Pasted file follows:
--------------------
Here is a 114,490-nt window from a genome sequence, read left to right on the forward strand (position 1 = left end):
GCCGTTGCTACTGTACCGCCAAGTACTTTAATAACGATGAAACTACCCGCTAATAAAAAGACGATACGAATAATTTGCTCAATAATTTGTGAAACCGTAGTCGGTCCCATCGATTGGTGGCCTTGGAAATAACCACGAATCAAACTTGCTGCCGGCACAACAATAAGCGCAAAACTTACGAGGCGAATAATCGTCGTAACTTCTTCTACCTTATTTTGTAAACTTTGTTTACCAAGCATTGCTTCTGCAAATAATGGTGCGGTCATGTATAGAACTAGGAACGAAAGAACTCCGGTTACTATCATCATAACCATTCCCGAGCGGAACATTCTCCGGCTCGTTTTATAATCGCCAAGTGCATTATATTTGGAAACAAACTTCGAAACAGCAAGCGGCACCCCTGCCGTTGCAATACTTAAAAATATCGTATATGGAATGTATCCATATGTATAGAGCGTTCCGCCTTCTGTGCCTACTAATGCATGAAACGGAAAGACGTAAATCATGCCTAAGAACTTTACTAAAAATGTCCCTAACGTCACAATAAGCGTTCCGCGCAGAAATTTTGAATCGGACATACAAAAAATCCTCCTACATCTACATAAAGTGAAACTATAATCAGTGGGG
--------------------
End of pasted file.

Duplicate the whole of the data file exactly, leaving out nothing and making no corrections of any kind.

Here is a 114,490-nt window from a genome sequence, read left to right on the forward strand (position 1 = left end):
GCCGTTGCTACTGTACCGCCAAGTACTTTAATAACGATGAAACTACCCGCTAATAAAAAGACGATACGAATAATTTGCTCAATAATTTGTGAAACCGTAGTCGGTCCCATCGATTGGTGGCCTTGGAAATAACCACGAATCAAACTTGCTGCCGGCACAACAATAAGCGCAAAACTTACGAGGCGAATAATCGTCGTAACTTCTTCTACCTTATTTTGTAAACTTTGTTTACCAAGCATTGCTTCTGCAAATAATGGTGCGGTCATGTATAGAACTAGGAACGAAAGAACTCCGGTTACTATCATCATAACCATTCCCGAGCGGAACATTCTCCGGCTCGTTTTATAATCGCCAAGTGCATTATATTTGGAAACAAACTTCGAAACAGCAAGCGGCACCCCTGCCGTTGCAATACTTAAAAATATCGTATATGGAATGTATCCATATGTATAGAGCGTTCCGCCTTCTGTGCCTACTAATGCATGAAACGGAAAGACGTAAATCATGCCTAAGAACTTTACTAAAAATGTCCCTAACGTCACAATAAGCGTTCCGCGCAGAAATTTTGAATCGGACATACAAAAAATCCTCCTACATCTACATAAAGTGAAACTATAATCAGTGGGG